Last year, the number of US workers changing or losing their jobs was double the annual rate from the previous two decades, and employees have discovered how difficult rolling over 401(k) can be. Here’s why.
Rolling over a 401(k) means moving it from one account to another. If you have a 401(k) plan with an employer and you lose your job or change jobs, you’ll want to move it over to either a self-directed retirement account or into the plan of your new employer. The former employee’s burden to move the 401(k) falls. But as many people are finding out, it’s anything but easy.
As record numbers of workers in the US change or lose jobs, it has led to a trail of orphaned 401(k) retirement accounts, according to Bloomberg’s finance opinion columnist Alexis Leonidis. She points out that the problem lies in so many of the 401(k) providers offering different plans, which all operate under an assortment of rules. In other words, there are no uniform procedures for employees who wish to move their retirement savings.
Leondis advises that it’s best to move the money as a direct rollover, directing the funds straight into a new account rather than first going to the account holder. Doing it this way avoids having any taxes withheld. Even if a paper check is sent to the former employee, it should be payable to the new IRA (individual retirement account) custodian rather than being payable to the account holder.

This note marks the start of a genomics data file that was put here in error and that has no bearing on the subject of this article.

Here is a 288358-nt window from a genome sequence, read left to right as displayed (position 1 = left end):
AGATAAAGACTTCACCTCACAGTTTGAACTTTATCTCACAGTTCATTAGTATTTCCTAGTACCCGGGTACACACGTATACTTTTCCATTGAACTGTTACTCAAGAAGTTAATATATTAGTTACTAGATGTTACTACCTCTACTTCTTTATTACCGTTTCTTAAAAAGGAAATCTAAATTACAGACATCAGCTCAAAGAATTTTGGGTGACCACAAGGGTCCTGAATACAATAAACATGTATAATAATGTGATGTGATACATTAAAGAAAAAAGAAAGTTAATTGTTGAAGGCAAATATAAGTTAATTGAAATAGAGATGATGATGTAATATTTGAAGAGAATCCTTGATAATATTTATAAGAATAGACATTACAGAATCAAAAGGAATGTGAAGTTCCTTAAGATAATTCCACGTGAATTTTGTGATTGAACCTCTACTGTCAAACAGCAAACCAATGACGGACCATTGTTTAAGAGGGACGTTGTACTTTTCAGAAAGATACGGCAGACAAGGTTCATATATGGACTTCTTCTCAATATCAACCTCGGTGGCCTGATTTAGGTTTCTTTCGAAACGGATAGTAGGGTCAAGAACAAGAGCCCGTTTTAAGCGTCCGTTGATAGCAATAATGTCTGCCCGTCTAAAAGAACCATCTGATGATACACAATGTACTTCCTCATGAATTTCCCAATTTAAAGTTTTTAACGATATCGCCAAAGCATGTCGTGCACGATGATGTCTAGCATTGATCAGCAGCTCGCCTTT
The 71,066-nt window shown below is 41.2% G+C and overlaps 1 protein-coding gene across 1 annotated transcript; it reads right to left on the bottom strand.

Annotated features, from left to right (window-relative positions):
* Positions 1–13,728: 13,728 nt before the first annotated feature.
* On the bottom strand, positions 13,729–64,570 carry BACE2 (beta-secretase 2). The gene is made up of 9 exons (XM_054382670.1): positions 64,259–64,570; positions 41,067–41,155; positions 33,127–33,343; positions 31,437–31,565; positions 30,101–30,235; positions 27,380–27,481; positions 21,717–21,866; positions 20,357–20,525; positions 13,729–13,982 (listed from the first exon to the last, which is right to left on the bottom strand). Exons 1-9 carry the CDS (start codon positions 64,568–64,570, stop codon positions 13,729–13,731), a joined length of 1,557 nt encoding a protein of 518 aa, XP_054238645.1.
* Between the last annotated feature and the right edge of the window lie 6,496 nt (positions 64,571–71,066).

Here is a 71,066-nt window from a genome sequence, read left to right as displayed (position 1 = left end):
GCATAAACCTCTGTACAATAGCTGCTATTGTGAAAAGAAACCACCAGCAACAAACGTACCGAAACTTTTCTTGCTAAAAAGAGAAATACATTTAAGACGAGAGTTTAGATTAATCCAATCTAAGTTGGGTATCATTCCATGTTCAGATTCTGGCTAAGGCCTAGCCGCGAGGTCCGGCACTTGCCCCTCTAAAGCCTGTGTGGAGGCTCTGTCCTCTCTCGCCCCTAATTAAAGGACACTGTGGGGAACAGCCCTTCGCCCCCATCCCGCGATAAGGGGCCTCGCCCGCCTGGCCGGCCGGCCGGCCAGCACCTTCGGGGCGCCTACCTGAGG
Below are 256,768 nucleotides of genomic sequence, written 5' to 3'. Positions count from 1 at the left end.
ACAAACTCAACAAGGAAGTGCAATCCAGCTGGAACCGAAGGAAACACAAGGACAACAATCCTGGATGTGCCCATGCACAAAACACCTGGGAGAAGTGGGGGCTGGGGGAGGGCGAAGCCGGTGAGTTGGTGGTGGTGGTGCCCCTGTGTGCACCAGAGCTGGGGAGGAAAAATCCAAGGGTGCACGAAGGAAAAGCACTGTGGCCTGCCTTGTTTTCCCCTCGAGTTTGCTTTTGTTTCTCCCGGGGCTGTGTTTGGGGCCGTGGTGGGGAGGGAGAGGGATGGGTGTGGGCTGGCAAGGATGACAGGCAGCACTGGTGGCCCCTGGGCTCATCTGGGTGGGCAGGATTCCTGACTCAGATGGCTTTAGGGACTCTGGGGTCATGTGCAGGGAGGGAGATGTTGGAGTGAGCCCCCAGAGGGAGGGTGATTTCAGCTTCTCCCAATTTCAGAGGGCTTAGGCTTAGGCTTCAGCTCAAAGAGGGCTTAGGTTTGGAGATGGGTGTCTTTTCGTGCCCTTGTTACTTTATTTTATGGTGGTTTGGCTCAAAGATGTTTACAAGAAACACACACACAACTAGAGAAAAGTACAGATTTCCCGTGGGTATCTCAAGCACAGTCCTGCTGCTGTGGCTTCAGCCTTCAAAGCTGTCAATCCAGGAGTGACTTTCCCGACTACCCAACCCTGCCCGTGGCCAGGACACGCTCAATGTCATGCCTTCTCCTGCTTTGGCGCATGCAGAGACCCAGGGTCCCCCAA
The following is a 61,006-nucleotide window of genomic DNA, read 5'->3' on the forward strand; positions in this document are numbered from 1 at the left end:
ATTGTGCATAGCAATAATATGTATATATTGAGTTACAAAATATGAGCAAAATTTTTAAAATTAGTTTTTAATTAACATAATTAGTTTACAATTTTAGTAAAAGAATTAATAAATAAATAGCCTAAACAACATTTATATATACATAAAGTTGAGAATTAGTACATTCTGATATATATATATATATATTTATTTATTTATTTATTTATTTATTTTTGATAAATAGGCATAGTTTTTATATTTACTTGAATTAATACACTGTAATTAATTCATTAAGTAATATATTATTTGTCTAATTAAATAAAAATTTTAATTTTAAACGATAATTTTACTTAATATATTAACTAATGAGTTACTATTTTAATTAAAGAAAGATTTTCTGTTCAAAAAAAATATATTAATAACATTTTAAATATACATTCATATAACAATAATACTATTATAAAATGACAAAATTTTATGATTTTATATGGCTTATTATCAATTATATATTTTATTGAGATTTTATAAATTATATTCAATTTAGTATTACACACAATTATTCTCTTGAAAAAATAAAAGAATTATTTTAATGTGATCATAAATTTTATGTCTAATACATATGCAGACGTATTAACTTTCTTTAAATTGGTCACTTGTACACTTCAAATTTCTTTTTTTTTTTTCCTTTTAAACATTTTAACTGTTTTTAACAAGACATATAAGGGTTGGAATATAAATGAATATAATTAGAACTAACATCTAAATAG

You essentially have four options:
Naturally, this is only an option if your new employer offers a 401(k) plan. Still, you will need to consider whether your new employer’s 401(k) plan is best for you or whether your own IRA would be preferable. According to the Motley Fool, factors to consider are fees, available investments, or any other potential drawbacks.
ACCORDING TO INVESTOPEDIA, an IRA will give you the most control of your retirement funds and choices. What type of IRA you set up will depend on your situation and whether you are self-employed.
The downside of this move can be taxes and penalties depending on your age. You’ll be subject to a mandatory income tax withholding of 20%. Depending on your age, you could be charged a penalty for early withdrawal (10% penalty if you aren’t 59 1/2 or older).
Reasons to keep your 401(k) with your former employer could include good investment options and reasonable fees. Conversely, as an ex-employee, you might pay higher fees, and you can’t make additional contributions, according to nerdwallet.
If you took a loan from your 401(k), the loan is due when you leave your employer. If you are unable to pay the loan back when you depart, it will be considered as part of your taxable income, as well as subject to an early withdrawal penalty depending on your age (10% penalty if you aren’t 59 1/2 or older).